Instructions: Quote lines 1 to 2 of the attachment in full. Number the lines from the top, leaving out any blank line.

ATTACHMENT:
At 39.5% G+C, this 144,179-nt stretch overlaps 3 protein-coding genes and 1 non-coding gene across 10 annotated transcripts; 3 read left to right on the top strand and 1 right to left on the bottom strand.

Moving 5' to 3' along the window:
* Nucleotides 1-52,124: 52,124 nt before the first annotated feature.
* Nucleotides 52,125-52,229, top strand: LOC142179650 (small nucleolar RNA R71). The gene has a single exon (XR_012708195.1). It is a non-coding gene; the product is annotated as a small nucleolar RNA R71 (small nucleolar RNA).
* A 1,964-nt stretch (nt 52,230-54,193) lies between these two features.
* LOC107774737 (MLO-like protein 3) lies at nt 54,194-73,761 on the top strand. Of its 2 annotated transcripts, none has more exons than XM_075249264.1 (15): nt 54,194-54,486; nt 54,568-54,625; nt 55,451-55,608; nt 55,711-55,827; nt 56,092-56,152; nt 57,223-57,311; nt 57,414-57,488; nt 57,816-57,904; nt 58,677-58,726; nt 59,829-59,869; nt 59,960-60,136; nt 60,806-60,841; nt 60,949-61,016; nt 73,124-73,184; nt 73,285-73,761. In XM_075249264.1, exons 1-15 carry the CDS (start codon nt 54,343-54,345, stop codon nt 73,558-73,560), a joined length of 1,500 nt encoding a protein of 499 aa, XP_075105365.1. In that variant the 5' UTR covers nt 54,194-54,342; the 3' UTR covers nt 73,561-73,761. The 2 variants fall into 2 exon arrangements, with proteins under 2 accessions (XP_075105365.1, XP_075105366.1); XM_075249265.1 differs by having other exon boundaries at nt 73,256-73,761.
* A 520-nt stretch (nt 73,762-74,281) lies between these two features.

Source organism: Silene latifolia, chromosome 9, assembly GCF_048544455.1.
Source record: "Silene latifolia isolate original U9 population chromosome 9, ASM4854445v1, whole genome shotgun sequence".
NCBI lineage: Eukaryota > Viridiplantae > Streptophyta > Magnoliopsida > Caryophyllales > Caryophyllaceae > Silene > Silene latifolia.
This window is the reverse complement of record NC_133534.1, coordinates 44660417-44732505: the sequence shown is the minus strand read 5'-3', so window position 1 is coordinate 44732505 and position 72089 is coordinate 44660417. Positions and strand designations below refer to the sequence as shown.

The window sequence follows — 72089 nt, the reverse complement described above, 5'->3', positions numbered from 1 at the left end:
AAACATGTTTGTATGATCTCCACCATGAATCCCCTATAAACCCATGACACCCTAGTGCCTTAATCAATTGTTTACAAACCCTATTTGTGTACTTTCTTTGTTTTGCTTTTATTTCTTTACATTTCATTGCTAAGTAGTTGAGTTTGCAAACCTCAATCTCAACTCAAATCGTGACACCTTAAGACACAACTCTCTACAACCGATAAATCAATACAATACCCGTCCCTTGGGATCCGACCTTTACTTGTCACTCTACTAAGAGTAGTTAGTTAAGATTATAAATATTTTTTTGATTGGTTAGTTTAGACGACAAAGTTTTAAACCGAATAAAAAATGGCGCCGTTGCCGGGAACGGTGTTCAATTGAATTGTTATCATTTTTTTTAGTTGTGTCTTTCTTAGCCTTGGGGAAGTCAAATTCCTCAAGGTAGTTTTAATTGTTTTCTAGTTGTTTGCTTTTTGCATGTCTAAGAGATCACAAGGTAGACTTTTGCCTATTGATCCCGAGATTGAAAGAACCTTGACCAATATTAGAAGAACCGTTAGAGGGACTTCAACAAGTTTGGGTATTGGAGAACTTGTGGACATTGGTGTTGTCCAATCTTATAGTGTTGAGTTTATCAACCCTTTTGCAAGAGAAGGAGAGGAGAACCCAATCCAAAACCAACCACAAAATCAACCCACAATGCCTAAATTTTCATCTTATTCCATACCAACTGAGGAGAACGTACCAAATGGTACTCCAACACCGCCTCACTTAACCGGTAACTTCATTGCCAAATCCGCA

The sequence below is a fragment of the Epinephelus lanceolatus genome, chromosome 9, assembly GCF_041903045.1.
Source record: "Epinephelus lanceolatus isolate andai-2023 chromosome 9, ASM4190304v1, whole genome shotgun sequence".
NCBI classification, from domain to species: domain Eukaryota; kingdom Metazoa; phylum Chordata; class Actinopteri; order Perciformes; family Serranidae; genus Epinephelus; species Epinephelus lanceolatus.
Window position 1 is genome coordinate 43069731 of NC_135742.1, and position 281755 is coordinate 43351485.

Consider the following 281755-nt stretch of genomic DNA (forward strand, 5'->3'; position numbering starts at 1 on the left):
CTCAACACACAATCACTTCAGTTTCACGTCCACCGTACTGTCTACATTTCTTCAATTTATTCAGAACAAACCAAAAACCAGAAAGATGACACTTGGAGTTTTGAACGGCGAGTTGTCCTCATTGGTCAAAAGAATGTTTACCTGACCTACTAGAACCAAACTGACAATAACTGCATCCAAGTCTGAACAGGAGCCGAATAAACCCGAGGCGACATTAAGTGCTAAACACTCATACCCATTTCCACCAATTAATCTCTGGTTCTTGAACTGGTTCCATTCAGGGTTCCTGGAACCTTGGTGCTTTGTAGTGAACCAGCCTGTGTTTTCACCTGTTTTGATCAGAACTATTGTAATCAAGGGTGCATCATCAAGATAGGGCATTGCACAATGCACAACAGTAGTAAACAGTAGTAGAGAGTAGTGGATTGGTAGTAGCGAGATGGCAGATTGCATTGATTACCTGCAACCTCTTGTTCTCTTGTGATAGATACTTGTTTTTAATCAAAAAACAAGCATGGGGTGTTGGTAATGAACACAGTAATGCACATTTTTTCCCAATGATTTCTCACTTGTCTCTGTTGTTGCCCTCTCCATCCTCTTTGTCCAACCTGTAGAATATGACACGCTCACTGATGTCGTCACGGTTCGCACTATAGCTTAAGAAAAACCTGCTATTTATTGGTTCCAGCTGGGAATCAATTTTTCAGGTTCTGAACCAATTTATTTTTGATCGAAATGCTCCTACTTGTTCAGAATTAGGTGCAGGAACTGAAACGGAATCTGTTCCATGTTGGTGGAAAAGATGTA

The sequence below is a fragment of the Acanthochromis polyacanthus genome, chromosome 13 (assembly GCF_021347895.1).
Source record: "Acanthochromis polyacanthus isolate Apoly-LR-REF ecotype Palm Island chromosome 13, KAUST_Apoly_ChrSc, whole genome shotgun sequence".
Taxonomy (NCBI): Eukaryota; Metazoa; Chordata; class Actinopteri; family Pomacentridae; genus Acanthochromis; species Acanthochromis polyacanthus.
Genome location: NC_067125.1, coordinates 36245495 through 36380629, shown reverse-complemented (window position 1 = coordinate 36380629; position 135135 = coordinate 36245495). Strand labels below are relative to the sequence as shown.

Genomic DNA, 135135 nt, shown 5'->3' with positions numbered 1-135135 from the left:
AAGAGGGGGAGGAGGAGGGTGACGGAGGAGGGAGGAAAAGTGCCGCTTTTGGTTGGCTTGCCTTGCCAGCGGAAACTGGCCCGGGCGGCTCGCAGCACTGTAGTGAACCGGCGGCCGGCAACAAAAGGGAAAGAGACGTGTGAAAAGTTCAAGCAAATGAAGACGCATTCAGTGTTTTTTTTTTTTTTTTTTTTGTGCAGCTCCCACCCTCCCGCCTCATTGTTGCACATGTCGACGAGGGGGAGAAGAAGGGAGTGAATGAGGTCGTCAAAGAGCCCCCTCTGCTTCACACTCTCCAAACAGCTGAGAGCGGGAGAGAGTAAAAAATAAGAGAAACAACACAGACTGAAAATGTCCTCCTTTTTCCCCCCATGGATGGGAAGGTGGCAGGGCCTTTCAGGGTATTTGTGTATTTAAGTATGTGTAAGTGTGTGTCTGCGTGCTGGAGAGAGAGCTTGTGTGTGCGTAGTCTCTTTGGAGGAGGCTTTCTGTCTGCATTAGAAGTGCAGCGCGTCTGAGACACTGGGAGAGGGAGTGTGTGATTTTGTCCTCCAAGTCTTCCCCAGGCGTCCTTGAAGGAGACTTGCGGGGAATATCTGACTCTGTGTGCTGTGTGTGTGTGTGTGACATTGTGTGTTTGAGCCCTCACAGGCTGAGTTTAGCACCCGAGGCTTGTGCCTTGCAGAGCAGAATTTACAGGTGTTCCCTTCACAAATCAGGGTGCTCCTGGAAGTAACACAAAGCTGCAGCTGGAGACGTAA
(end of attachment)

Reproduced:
At 39.5% G+C, this 144,179-nt stretch overlaps 3 protein-coding genes and 1 non-coding gene across 10 annotated transcripts; 3 read left to right on the top strand and 1 right to left on the bottom strand.

Moving 5' to 3' along the window: